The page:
Arthritis Foundation Position Statement on Narrow Provider Networks/Network Adequacy Issue
Many people with arthritis who are enrolling in health insurance plans are learning that the availability of doctors, specialists and hospitals through those plans is extremely limited. Patients who do not have access to necessary medical care through their insurance plans are forced to use “out-of-network” providers for care. Because insurers do not pay for out-of-network care, patients only have access to care that is specific to their needs by absorbing a substantial cost sharing obligation or by switching doctors.
Many health insurance plans limit the number of doctors, hospitals, facilities and services that are available to their plan enrollees. Those providers that are in the plan’s network are generally covered and the use of a provider that is not within the plan is considered out-of-network and is not covered by the plan. Patients who use out-of-network providers typically pay significantly more than they would for providers in a plan – or even all of the cost without any contribution from their insurer.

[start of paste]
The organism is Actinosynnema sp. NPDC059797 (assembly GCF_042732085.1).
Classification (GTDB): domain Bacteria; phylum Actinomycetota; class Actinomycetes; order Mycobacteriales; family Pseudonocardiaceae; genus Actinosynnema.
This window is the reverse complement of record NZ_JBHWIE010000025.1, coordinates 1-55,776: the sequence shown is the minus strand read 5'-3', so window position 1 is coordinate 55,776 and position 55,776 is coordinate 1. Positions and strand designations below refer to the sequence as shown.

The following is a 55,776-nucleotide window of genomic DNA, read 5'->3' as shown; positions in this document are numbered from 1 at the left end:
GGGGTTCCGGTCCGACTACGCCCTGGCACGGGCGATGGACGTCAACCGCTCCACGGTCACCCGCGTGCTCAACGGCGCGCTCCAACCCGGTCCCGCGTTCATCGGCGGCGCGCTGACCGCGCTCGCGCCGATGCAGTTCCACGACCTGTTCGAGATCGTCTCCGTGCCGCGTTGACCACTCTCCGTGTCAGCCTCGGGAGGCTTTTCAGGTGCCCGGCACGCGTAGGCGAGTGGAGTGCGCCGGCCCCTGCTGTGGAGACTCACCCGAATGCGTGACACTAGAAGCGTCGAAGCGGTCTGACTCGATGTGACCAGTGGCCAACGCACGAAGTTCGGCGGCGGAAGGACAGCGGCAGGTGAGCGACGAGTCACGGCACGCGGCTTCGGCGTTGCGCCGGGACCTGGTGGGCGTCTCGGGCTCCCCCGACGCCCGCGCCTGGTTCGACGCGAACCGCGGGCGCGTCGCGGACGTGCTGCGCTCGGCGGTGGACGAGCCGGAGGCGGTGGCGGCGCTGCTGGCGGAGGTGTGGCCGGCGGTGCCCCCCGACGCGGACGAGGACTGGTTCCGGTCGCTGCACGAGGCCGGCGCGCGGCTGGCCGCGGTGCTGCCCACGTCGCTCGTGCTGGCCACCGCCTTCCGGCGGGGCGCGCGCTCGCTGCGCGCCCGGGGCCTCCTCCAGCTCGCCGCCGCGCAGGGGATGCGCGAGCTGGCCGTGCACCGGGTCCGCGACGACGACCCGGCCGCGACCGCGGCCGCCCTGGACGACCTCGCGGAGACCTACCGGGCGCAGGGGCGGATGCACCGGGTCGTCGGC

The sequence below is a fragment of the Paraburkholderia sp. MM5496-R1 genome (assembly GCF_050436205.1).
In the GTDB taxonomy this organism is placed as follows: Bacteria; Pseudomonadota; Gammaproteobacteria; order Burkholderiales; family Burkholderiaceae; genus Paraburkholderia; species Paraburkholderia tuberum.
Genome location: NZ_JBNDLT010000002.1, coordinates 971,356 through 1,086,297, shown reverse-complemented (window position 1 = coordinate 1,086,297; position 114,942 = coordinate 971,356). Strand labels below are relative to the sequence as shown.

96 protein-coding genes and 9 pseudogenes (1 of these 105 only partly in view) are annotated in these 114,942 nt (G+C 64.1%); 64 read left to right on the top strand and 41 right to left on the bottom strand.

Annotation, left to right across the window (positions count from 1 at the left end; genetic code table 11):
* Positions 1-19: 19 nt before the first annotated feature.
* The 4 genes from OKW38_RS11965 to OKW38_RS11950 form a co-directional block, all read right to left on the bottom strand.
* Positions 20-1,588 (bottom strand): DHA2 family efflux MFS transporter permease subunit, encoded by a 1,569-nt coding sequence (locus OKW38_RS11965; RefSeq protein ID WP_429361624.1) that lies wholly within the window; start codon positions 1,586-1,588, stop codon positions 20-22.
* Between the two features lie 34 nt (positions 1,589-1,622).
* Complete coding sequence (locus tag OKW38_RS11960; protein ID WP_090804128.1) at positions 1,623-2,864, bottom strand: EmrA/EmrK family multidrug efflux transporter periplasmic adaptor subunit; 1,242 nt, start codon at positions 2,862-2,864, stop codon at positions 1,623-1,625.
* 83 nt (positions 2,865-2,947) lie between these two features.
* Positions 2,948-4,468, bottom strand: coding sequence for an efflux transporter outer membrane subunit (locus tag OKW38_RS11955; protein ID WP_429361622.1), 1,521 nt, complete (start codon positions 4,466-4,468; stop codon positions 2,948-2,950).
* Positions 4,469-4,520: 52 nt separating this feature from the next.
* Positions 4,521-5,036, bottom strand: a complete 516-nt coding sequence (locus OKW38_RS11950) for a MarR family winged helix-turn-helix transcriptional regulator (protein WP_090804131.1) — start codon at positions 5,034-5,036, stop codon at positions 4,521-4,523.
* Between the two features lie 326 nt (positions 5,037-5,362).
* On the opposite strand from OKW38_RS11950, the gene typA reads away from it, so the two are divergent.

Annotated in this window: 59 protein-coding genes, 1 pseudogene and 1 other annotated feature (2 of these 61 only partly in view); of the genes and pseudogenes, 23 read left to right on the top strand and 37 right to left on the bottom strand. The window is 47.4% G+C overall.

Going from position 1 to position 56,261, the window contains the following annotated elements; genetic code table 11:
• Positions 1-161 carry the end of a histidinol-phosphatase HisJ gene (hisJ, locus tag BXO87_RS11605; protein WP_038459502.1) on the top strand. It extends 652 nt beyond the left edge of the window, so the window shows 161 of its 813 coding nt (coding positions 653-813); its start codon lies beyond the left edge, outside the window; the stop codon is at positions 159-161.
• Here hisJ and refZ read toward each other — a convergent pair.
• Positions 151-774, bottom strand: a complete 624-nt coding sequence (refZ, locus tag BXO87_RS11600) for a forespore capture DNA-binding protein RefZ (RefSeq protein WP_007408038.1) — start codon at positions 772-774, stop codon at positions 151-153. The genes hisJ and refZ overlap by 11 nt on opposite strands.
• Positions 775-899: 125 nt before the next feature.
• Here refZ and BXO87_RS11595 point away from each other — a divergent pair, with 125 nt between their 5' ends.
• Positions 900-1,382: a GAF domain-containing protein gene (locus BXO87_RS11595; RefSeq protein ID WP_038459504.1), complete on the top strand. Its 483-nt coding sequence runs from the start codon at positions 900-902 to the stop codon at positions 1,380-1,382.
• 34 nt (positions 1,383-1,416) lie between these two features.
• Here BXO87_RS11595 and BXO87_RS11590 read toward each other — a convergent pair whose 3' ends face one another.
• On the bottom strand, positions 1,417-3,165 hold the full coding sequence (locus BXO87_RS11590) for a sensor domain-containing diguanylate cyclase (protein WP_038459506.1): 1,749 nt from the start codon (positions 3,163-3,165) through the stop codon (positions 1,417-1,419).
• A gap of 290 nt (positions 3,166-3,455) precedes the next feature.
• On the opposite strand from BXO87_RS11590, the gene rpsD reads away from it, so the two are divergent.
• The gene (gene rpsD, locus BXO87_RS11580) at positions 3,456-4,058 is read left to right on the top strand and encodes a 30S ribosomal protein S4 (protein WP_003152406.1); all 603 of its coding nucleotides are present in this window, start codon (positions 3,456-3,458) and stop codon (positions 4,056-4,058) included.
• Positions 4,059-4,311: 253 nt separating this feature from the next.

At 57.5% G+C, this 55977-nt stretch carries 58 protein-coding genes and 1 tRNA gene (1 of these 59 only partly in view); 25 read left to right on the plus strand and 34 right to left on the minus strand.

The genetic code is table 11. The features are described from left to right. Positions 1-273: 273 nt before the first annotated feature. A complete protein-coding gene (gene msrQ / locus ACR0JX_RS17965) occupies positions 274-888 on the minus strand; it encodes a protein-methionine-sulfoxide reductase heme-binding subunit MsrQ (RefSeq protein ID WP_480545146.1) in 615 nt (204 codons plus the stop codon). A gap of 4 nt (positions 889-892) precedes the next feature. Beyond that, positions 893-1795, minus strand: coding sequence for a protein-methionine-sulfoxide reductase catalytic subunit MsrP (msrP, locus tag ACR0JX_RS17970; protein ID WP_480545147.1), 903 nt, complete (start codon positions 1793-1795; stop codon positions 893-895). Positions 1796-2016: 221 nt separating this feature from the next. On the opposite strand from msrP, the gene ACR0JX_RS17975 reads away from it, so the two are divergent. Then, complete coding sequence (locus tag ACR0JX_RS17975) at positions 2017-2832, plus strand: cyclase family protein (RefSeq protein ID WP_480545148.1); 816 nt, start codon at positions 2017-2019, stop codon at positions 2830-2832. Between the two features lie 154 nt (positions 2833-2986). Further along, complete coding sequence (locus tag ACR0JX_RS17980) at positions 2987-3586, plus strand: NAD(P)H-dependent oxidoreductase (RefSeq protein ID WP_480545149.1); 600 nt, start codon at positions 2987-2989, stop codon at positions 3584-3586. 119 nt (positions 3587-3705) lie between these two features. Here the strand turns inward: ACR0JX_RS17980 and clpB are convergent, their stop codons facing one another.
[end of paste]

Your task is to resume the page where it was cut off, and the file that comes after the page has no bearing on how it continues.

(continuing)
A plan with few choices is considered to have a “narrow network.” Some narrow networks have been identified without the availability of a nearby hospital, absence of specialists, facilities in geographically unfavorable distances from population centers and physicians who are overbooked or not taking on new patients. The inadequacy of a narrow network to serve the diverse needs of its enrollee population can serve as a direct impediment for access to care.
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